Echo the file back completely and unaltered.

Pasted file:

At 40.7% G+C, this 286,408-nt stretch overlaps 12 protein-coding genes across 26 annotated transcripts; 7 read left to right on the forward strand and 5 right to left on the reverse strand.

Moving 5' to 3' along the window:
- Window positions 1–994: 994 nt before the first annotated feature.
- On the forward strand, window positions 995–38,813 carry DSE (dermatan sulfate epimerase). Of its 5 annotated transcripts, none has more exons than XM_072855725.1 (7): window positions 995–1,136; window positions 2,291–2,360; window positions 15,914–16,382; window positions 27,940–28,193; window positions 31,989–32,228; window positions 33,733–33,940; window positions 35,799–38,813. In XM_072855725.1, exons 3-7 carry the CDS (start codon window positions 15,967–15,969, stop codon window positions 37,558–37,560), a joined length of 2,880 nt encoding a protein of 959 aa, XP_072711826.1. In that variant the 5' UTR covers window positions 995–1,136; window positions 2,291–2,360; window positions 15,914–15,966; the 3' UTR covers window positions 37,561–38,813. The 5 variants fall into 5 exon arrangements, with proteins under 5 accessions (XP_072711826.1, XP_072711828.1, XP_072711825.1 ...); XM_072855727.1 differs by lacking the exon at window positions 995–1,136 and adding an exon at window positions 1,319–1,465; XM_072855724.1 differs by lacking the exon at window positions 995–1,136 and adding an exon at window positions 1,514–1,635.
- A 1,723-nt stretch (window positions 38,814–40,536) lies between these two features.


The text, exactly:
At 40.7% G+C, this 286,408-nt stretch overlaps 12 protein-coding genes across 26 annotated transcripts; 7 read left to right on the forward strand and 5 right to left on the reverse strand.

Moving 5' to 3' along the window:
- Window positions 1–994: 994 nt before the first annotated feature.
- On the forward strand, window positions 995–38,813 carry DSE (dermatan sulfate epimerase). Of its 5 annotated transcripts, none has more exons than XM_072855725.1 (7): window positions 995–1,136; window positions 2,291–2,360; window positions 15,914–16,382; window positions 27,940–28,193; window positions 31,989–32,228; window positions 33,733–33,940; window positions 35,799–38,813. In XM_072855725.1, exons 3-7 carry the CDS (start codon window positions 15,967–15,969, stop codon window positions 37,558–37,560), a joined length of 2,880 nt encoding a protein of 959 aa, XP_072711826.1. In that variant the 5' UTR covers window positions 995–1,136; window positions 2,291–2,360; window positions 15,914–15,966; the 3' UTR covers window positions 37,561–38,813. The 5 variants fall into 5 exon arrangements, with proteins under 5 accessions (XP_072711826.1, XP_072711828.1, XP_072711825.1 ...); XM_072855727.1 differs by lacking the exon at window positions 995–1,136 and adding an exon at window positions 1,319–1,465; XM_072855724.1 differs by lacking the exon at window positions 995–1,136 and adding an exon at window positions 1,514–1,635.
- A 1,723-nt stretch (window positions 38,814–40,536) lies between these two features.